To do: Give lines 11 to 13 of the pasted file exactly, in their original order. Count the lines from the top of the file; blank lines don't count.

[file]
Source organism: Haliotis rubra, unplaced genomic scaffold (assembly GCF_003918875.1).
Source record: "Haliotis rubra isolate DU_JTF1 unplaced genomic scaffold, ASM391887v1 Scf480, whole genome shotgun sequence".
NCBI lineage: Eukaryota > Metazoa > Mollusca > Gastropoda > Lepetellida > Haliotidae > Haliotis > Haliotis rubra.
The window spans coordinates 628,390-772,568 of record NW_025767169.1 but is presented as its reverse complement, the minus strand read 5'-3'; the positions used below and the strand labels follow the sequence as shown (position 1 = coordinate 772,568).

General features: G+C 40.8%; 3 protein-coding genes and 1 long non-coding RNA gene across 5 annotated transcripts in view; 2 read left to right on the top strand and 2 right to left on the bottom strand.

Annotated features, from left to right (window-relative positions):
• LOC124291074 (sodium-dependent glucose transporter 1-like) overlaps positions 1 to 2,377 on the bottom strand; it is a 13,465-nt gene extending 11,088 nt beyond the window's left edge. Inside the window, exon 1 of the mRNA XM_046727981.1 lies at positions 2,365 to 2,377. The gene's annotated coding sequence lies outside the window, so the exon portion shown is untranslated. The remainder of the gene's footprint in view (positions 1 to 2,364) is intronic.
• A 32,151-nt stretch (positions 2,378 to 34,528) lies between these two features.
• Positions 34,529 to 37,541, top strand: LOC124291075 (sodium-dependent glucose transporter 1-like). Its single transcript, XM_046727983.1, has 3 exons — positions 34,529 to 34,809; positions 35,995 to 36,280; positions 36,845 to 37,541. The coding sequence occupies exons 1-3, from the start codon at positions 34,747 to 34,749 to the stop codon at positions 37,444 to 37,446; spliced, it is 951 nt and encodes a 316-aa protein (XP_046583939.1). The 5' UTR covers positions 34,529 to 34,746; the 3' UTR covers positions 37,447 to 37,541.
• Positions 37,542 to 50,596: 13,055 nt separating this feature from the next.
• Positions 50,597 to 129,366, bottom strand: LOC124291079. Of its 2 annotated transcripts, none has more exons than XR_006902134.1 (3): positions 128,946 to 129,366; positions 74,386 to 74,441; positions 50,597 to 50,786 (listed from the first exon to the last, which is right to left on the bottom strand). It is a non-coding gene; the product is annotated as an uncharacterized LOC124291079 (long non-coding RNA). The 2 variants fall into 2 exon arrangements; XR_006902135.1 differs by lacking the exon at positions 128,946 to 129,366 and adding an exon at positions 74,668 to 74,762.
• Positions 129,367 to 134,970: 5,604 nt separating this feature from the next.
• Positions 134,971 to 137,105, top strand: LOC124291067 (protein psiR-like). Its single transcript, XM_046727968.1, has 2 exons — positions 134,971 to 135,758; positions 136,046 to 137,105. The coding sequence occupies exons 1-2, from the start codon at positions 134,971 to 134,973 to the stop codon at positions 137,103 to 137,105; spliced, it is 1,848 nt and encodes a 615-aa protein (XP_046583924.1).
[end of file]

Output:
• Positions 50,597 to 129,366, bottom strand: LOC124291079. Of its 2 annotated transcripts, none has more exons than XR_006902134.1 (3): positions 128,946 to 129,366; positions 74,386 to 74,441; positions 50,597 to 50,786 (listed from the first exon to the last, which is right to left on the bottom strand). It is a non-coding gene; the product is annotated as an uncharacterized LOC124291079 (long non-coding RNA). The 2 variants fall into 2 exon arrangements; XR_006902135.1 differs by lacking the exon at positions 128,946 to 129,366 and adding an exon at positions 74,668 to 74,762.
• Positions 129,367 to 134,970: 5,604 nt separating this feature from the next.
• Positions 134,971 to 137,105, top strand: LOC124291067 (protein psiR-like). Its single transcript, XM_046727968.1, has 2 exons — positions 134,971 to 135,758; positions 136,046 to 137,105. The coding sequence occupies exons 1-2, from the start codon at positions 134,971 to 134,973 to the stop codon at positions 137,103 to 137,105; spliced, it is 1,848 nt and encodes a 615-aa protein (XP_046583924.1).